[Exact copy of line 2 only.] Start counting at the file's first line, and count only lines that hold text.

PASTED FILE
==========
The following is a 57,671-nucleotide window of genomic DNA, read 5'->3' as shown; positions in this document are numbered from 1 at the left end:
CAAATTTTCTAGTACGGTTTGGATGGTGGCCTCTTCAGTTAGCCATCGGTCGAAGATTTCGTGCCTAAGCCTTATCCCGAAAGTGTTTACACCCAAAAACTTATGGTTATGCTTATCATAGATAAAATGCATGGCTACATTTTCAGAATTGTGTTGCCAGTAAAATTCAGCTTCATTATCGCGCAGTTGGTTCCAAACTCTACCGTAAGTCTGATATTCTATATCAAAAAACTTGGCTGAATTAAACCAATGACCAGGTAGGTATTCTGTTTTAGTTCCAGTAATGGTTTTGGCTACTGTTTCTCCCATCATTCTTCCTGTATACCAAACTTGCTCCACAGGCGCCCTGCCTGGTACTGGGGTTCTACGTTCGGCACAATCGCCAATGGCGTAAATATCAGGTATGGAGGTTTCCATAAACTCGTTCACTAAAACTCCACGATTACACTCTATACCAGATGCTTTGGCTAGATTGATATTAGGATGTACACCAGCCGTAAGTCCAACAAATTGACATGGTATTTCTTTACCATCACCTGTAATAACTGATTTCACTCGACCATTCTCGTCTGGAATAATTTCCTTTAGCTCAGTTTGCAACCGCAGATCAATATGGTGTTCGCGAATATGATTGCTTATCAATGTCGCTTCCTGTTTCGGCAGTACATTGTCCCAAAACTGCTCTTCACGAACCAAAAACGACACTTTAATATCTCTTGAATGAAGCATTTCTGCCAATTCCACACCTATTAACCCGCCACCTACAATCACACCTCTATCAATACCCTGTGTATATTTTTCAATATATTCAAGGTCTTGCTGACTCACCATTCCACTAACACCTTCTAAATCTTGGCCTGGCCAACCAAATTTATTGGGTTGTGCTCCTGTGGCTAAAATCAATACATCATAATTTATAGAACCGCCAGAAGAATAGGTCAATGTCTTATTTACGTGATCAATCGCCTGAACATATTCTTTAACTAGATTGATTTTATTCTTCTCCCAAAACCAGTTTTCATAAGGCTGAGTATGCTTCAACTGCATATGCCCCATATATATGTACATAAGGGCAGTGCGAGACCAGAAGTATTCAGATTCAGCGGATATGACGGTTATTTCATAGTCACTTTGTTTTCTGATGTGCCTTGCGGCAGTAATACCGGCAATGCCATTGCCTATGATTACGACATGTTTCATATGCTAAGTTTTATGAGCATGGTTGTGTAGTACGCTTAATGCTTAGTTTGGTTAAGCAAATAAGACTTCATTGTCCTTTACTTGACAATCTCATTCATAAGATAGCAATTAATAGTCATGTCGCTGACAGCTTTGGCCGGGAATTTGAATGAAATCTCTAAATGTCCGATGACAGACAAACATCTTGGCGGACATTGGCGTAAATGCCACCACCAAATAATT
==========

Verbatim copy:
CAAATTTTCTAGTACGGTTTGGATGGTGGCCTCTTCAGTTAGCCATCGGTCGAAGATTTCGTGCCTAAGCCTTATCCCGAAAGTGTTTACACCCAAAAACTTATGGTTATGCTTATCATAGATAAAATGCATGGCTACATTTTCAGAATTGTGTTGCCAGTAAAATTCAGCTTCATTATCGCGCAGTTGGTTCCAAACTCTACCGTAAGTCTGATATTCTATATCAAAAAACTTGGCTGAATTAAACCAATGACCAGGTAGGTATTCTGTTTTAGTTCCAGTAATGGTTTTGGCTACTGTTTCTCCCATCATTCTTCCTGTATACCAAACTTGCTCCACAGGCGCCCTGCCTGGTACTGGGGTTCTACGTTCGGCACAATCGCCAATGGCGTAAATATCAGGTATGGAGGTTTCCATAAACTCGTTCACTAAAACTCCACGATTACACTCTATACCAGATGCTTTGGCTAGATTGATATTAGGATGTACACCAGCCGTAAGTCCAACAAATTGACATGGTATTTCTTTACCATCACCTGTAATAACTGATTTCACTCGACCATTCTCGTCTGGAATAATTTCCTTTAGCTCAGTTTGCAACCGCAGATCAATATGGTGTTCGCGAATATGATTGCTTATCAATGTCGCTTCCTGTTTCGGCAGTACATTGTCCCAAAACTGCTCTTCACGAACCAAAAACGACACTTTAATATCTCTTGAATGAAGCATTTCTGCCAATTCCACACCTATTAACCCGCCACCTACAATCACACCTCTATCAATACCCTGTGTATATTTTTCAATATATTCAAGGTCTTGCTGACTCACCATTCCACTAACACCTTCTAAATCTTGGCCTGGCCAACCAAATTTATTGGGTTGTGCTCCTGTGGCTAAAATCAATACATCATAATTTATAGAACCGCCAGAAGAATAGGTCAATGTCTTATTTACGTGATCAATCGCCTGAACATATTCTTTAACTAGATTGATTTTATTCTTCTCCCAAAACCAGTTTTCATAAGGCTGAGTATGCTTCAACTGCATATGCCCCATATATATGTACATAAGGGCAGTGCGAGACCAGAAGTATTCAGATTCAGCGGATATGACGGTTATTTCATAGTCACTTTGTTTTCTGATGTGCCTTGCGGCAGTAATACCGGCAATGCCATTGCCTATGATTACGACATGTTTCATATGCTAAGTTTTATGAGCATGGTTGTGTAGTACGCTTAATGCTTAGTTTGGTTAAGCAAATAAGACTTCATTGTCCTTTACTTGACAATCTCATTCATAAGATAGCAATTAATAGTCATGTCGCTGACAGCTTTGGCCGGGAATTTGAATGAAATCTCTAAATGTCCGATGACAGACAAACATCTTGGCGGACATTGGCGTAAATGCCACCACCAAATAATT